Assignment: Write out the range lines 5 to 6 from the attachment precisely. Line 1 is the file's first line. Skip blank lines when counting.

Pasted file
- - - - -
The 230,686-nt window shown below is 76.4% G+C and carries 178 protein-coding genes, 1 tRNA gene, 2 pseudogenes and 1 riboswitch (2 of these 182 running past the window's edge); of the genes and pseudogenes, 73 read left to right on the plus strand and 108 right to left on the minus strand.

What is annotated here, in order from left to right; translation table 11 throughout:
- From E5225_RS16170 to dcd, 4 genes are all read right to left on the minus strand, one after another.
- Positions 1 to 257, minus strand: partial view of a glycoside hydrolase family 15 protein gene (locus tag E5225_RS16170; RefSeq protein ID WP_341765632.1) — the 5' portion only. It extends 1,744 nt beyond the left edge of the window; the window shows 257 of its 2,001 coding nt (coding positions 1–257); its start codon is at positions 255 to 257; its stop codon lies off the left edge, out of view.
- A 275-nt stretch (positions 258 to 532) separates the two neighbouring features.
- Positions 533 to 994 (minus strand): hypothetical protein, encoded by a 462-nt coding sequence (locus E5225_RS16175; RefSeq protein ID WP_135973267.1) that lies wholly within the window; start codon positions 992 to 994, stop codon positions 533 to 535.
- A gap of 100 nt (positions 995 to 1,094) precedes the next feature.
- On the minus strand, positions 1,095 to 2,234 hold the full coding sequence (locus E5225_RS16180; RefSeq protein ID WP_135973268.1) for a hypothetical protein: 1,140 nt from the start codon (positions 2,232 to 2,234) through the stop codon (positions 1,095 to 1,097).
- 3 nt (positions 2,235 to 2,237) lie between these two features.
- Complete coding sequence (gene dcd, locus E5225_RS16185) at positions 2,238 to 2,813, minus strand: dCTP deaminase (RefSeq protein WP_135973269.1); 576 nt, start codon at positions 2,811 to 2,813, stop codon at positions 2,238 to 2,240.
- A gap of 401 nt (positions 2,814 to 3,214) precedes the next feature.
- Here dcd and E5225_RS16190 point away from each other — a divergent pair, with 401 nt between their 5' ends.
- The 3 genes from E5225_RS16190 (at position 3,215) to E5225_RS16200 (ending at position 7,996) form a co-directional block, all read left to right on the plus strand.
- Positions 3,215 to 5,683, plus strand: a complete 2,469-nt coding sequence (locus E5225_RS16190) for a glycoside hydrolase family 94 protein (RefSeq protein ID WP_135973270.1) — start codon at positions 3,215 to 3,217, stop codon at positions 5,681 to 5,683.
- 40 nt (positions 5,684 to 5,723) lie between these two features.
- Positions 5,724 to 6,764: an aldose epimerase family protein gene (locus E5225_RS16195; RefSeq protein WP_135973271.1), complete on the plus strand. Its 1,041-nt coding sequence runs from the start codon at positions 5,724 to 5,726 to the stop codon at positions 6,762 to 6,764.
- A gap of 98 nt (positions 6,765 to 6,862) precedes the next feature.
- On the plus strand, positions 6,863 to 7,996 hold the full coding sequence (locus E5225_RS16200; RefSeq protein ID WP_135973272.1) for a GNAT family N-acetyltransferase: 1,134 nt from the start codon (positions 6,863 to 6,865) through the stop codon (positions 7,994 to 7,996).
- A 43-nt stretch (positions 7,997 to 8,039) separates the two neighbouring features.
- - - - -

- A 275-nt stretch (positions 258 to 532) separates the two neighbouring features.
- Positions 533 to 994 (minus strand): hypothetical protein, encoded by a 462-nt coding sequence (locus E5225_RS16175; RefSeq protein ID WP_135973267.1) that lies wholly within the window; start codon positions 992 to 994, stop codon positions 533 to 535.